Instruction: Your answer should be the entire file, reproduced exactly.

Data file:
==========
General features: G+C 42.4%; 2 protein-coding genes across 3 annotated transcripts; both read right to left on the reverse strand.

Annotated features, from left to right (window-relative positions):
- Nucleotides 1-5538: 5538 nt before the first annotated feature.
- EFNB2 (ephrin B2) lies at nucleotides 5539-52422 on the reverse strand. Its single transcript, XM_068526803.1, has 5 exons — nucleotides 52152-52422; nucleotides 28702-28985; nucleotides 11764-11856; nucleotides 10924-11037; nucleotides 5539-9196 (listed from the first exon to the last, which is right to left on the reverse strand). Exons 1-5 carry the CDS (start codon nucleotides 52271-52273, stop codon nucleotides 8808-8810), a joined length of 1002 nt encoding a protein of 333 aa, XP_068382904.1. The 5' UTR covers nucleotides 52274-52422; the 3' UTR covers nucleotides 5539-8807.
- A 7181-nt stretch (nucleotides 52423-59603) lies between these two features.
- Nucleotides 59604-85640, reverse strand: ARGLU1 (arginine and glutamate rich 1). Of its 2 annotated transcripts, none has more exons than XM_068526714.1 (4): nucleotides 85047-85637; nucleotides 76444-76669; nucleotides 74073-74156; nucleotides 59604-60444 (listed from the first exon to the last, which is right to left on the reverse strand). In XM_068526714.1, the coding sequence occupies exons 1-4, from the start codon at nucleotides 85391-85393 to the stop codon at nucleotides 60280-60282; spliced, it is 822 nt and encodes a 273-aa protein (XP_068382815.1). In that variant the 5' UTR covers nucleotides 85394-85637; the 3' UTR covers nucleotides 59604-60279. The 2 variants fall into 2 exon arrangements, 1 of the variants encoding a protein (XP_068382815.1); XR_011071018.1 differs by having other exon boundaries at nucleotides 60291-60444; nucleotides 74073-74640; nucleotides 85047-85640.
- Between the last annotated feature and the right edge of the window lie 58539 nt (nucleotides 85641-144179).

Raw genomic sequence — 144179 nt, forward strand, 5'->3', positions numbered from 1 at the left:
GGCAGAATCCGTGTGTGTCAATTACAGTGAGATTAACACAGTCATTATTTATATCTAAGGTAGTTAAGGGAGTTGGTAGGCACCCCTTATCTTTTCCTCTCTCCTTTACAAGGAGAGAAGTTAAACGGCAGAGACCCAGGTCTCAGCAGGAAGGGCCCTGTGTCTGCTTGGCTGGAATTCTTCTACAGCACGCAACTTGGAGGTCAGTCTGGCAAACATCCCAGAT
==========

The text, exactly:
General features: G+C 42.4%; 2 protein-coding genes across 3 annotated transcripts; both read right to left on the reverse strand.

Annotated features, from left to right (window-relative positions):
- Nucleotides 1-5538: 5538 nt before the first annotated feature.
- EFNB2 (ephrin B2) lies at nucleotides 5539-52422 on the reverse strand. Its single transcript, XM_068526803.1, has 5 exons — nucleotides 52152-52422; nucleotides 28702-28985; nucleotides 11764-11856; nucleotides 10924-11037; nucleotides 5539-9196 (listed from the first exon to the last, which is right to left on the reverse strand). Exons 1-5 carry the CDS (start codon nucleotides 52271-52273, stop codon nucleotides 8808-8810), a joined length of 1002 nt encoding a protein of 333 aa, XP_068382904.1. The 5' UTR covers nucleotides 52274-52422; the 3' UTR covers nucleotides 5539-8807.
- A 7181-nt stretch (nucleotides 52423-59603) lies between these two features.
- Nucleotides 59604-85640, reverse strand: ARGLU1 (arginine and glutamate rich 1). Of its 2 annotated transcripts, none has more exons than XM_068526714.1 (4): nucleotides 85047-85637; nucleotides 76444-76669; nucleotides 74073-74156; nucleotides 59604-60444 (listed from the first exon to the last, which is right to left on the reverse strand). In XM_068526714.1, the coding sequence occupies exons 1-4, from the start codon at nucleotides 85391-85393 to the stop codon at nucleotides 60280-60282; spliced, it is 822 nt and encodes a 273-aa protein (XP_068382815.1). In that variant the 5' UTR covers nucleotides 85394-85637; the 3' UTR covers nucleotides 59604-60279. The 2 variants fall into 2 exon arrangements, 1 of the variants encoding a protein (XP_068382815.1); XR_011071018.1 differs by having other exon boundaries at nucleotides 60291-60444; nucleotides 74073-74640; nucleotides 85047-85640.
- Between the last annotated feature and the right edge of the window lie 58539 nt (nucleotides 85641-144179).

Raw genomic sequence — 144179 nt, forward strand, 5'->3', positions numbered from 1 at the left:
GGCAGAATCCGTGTGTGTCAATTACAGTGAGATTAACACAGTCATTATTTATATCTAAGGTAGTTAAGGGAGTTGGTAGGCACCCCTTATCTTTTCCTCTCTCCTTTACAAGGAGAGAAGTTAAACGGCAGAGACCCAGGTCTCAGCAGGAAGGGCCCTGTGTCTGCTTGGCTGGAATTCTTCTACAGCACGCAACTTGGAGGTCAGTCTGGCAAACATCCCAGAT